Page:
Aerodynamic sloping fronts that wear the three-pointed star allow these Mercs to look every bit as good as any of their petrol- or diesel-powered siblings.

Motoring with Tony Conlon: Mercedes CLS fronts up in the style stakes

Is it just me or have many people noticed that the frontal design of lots of cars have been getting uglier as time goes on?

There is certainly a lot of blandness out there – and I’m not just talking about the design of some electric cars. But not a day goes by that I see a car that looks downright sad.

I did not, however, encounter this on the Mercedes EQE or the 2022 Irish Car of the Year, the Kia EV6.

I don’t feel it would be fair to name the ugly-looking cars, but they are out there. A lot of electric cars have blank, grille-less faces. With no radiators they don’t require grilles, but surely they deserve better than sticking a lump of plastic across their visages.

I could say that the subject of this week’s report, the Mercedes-Benz CLS Coupé, is gorgeous-looking - and its frontal design is indeed stunning - but I feel that would not do it enough justice. People need to see this car for themselves and understand what I feel is being lost by so many other designers and stylists.

It is possible not to ditch a classic look that’s been built up over decades when it comes to the frontal design of an electric car. Mercedes has proved this with its new EQE and EQS models. Aerodynamic sloping fronts that wear the three-pointed star allow these Mercs to look every bit as good as any of their petrol- or diesel-powered siblings.

Tall people may have to stoop a little in order to gain entry into this 4-door coupé CLS. While I do not thankfully have the frame of a professional basketball player, such is the attractiveness of the car externally and internally, I’d have happily crawled inside.

Sitting on 5-twin spoke 19” alloy wheels and painted what Mercedes call a ‘High-Tech Silver’ colour, my test CLS model with its sloping body style, wider wheel arches for the AMG wheels, bonnet creases and star-studded grille simply had star quality written all over it.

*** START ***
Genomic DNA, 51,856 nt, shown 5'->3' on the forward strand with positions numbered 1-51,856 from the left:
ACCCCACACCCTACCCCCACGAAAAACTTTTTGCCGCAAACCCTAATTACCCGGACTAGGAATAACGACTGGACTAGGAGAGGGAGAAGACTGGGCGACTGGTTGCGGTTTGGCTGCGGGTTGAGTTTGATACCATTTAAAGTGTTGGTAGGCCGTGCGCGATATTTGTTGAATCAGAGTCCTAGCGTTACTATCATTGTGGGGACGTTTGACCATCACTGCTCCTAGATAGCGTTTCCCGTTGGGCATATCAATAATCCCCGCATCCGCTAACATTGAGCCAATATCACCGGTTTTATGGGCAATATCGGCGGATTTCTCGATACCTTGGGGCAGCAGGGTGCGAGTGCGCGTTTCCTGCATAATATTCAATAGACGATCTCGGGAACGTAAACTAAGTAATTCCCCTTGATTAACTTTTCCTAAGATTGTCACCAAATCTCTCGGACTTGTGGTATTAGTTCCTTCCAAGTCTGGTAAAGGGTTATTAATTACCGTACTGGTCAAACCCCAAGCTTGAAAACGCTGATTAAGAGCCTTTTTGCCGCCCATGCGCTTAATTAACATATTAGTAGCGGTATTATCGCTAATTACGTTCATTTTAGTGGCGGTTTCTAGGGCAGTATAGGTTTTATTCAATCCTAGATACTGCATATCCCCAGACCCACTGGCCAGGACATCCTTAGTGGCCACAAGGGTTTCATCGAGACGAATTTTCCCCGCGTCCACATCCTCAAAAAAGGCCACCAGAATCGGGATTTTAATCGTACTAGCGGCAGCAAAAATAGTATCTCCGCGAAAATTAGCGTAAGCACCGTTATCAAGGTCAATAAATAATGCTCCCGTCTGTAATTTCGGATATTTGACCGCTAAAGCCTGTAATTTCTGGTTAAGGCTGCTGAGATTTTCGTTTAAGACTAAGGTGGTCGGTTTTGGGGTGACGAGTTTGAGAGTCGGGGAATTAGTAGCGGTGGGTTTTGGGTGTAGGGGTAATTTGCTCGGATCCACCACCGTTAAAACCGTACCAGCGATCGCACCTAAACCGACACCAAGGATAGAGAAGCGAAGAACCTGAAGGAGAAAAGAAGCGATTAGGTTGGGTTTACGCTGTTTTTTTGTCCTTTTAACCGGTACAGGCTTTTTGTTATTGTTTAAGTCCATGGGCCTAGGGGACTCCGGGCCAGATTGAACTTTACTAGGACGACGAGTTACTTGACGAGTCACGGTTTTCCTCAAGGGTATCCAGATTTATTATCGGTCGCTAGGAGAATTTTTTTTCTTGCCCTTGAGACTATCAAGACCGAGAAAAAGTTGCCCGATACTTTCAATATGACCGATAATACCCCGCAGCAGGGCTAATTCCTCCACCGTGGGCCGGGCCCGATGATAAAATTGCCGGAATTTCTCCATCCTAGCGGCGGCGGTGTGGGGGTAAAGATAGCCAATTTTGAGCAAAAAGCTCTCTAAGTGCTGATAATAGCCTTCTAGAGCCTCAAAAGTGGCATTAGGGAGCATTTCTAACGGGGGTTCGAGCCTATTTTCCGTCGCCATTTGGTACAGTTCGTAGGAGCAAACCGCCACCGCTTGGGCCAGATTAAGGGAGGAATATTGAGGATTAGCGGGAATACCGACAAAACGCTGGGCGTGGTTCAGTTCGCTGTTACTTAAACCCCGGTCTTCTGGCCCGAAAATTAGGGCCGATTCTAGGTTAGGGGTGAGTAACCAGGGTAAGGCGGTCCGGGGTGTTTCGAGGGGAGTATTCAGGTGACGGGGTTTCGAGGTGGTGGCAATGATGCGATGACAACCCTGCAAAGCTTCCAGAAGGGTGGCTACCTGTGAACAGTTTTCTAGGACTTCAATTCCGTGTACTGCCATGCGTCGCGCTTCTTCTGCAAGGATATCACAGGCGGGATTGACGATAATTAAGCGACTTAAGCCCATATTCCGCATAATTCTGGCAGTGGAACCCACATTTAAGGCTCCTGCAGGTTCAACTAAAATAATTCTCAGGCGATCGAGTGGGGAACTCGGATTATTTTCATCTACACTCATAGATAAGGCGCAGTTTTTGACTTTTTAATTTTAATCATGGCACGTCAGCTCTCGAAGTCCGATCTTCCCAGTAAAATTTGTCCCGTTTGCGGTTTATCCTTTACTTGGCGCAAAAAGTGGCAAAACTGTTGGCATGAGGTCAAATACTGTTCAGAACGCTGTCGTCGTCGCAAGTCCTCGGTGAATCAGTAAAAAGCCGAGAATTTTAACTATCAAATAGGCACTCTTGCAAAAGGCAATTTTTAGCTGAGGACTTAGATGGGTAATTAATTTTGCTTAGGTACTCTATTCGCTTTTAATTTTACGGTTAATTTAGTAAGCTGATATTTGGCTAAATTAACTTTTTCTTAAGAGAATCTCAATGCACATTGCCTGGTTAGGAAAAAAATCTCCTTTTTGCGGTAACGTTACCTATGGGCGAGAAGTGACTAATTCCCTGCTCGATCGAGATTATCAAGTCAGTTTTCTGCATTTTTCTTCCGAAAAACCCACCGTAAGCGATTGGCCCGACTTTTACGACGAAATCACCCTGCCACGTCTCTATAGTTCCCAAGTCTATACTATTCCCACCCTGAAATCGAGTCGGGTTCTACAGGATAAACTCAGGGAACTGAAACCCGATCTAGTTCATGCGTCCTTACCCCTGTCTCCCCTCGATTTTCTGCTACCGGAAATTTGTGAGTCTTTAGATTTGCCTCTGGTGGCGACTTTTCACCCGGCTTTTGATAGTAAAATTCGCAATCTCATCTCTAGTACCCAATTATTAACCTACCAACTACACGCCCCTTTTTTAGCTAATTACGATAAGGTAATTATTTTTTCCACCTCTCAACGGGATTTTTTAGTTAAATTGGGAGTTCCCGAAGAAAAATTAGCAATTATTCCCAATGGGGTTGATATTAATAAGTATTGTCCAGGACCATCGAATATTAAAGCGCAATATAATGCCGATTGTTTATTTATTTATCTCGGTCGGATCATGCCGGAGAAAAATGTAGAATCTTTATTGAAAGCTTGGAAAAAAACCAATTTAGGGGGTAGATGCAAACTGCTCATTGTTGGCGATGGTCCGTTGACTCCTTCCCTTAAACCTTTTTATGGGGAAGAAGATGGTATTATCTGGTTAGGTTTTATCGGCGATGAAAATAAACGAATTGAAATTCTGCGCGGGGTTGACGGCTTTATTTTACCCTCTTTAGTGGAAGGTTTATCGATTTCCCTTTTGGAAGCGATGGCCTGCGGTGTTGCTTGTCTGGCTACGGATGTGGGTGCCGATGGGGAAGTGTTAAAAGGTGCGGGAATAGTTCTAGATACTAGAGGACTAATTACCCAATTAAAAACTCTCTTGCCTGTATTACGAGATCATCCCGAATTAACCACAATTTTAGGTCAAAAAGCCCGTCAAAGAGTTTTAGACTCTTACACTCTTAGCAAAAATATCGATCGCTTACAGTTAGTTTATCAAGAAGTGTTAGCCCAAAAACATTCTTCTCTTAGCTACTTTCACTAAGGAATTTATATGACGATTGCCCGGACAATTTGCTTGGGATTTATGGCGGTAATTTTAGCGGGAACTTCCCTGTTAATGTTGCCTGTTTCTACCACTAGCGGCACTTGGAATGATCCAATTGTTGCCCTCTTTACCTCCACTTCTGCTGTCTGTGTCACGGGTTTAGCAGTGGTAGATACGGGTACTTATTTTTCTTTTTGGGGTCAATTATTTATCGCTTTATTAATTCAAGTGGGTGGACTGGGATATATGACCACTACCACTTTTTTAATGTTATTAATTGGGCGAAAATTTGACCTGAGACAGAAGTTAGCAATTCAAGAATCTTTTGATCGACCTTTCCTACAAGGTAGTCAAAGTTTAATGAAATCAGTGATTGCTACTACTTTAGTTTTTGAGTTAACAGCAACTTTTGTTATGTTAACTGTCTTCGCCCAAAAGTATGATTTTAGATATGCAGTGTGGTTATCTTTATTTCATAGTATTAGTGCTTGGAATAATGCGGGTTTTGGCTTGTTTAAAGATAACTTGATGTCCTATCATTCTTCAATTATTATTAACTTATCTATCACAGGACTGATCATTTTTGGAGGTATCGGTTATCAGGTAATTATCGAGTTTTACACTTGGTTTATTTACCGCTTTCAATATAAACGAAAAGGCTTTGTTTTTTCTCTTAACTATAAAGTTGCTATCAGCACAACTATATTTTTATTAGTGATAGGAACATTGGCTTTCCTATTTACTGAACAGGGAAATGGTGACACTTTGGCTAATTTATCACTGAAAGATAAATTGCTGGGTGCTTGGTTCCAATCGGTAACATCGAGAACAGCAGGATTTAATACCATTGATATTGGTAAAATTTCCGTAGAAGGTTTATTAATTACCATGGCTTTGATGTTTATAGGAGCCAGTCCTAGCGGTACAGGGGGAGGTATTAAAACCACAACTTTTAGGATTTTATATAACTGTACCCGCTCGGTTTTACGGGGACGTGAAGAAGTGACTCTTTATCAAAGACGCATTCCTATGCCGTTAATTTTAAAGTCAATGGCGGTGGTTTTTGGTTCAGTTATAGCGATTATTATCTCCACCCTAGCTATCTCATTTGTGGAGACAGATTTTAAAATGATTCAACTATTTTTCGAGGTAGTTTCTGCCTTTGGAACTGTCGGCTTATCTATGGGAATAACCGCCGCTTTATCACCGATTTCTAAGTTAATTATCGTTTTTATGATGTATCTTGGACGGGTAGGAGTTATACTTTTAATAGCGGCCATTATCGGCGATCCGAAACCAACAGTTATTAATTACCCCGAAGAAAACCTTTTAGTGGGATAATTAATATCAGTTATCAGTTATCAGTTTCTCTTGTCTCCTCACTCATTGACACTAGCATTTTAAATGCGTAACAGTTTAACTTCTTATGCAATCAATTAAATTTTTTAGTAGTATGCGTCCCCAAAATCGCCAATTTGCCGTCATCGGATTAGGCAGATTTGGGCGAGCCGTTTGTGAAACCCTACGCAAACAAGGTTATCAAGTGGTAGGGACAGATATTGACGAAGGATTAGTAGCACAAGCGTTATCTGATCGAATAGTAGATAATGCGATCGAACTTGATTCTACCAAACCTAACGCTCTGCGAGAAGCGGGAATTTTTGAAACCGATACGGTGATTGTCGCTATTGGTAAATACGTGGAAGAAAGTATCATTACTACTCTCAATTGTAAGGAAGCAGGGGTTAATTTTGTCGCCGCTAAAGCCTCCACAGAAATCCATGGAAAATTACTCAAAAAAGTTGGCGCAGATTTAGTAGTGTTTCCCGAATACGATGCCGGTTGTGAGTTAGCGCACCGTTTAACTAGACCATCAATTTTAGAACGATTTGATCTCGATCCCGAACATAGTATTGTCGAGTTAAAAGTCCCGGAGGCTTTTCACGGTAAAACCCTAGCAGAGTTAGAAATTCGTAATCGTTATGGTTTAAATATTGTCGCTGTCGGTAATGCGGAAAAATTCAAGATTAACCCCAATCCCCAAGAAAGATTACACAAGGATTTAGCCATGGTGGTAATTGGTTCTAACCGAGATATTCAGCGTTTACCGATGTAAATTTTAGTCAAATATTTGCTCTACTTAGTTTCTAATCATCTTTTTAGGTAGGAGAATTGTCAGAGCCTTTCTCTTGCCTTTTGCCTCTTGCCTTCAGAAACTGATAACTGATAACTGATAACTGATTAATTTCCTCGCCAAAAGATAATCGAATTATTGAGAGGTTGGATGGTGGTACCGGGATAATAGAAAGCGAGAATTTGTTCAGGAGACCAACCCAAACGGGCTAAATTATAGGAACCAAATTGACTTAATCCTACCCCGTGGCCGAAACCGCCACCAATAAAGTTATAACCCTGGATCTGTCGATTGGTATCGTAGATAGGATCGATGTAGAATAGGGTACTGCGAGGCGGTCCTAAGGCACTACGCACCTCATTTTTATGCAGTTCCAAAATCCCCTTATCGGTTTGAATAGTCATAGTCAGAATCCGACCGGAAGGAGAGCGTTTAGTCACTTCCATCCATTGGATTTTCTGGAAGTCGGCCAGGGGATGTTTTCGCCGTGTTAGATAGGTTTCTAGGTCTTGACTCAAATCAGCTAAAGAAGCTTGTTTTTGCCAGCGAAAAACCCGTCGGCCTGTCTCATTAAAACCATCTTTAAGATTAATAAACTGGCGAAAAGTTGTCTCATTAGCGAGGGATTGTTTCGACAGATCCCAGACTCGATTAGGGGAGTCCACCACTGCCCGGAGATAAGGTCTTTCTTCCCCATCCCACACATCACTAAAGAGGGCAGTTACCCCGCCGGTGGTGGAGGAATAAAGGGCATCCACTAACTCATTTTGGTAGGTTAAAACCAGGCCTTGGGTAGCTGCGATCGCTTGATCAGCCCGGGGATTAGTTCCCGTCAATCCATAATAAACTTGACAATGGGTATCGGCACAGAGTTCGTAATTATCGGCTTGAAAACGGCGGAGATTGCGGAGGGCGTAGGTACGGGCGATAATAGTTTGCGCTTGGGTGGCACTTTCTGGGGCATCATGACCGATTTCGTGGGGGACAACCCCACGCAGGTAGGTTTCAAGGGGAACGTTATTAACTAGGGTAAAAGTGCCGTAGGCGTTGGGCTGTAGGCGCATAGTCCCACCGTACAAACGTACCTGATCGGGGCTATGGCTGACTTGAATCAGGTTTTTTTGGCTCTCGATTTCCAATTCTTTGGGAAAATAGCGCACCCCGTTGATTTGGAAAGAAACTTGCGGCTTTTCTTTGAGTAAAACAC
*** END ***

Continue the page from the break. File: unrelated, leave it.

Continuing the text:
The interior of the car has been completely modernised from comfort, assistance, technology and digital perspectives. The leather Macchiato beige/Magma grey seating not only looked terrific, but the support and comfort levels bring the whole package to another


With traits of an AMG finish on the car’s exterior styling, braking and suspension systems, fine detail even extended to special floor mats. Sitting behind the Nappa leather-clad multi-function steering wheel were two 12.3” fully digital colour HD displays that brought a new meaning to the word clarity.

Once only a two-seater in the rear, even this car’s central third rear seat suggests it more fitting for a small occupant. The central console sports a grey open-pore ash wood trim.

This Mercedes comes with a large amount of standard kit that includes wireless charging, traffic sign assist, thermatic automatic climate control, MBUX multimedia system with extended functions, a navigation connectivity package and much more.

The interior is really well put-together and there is practical boot space of 520 litres. The only downside is the less-than-ideal rear window visibility. The CLS did, however, have a standard fitted parking package with a 360-degree camera to help compensate.

Unlike the EQE I recently drove, which was fully electric and which actually brought me closer to endorsing EV power because of its 640km range, the CLS had a 1,950cc diesel engine under its bonnet.

Capable of producing 190bhp, covering 0-100km/h in 7.5 seconds and having a claimed top speed of 235km/h, this car’s almost 1,200km range and excellent fuel economy (5.6l/100km or 50mpg) left me divided over whether I’d purchase a EQE or CLS.

While both are reassuring to drive and comfortable, my head suggests the CLS for about two to three years and then the EQE. I don’t believe trade-in value should be a problem even then.

Price: €85,296 including metallic paint (€1,794) and special leather upholstery (€412).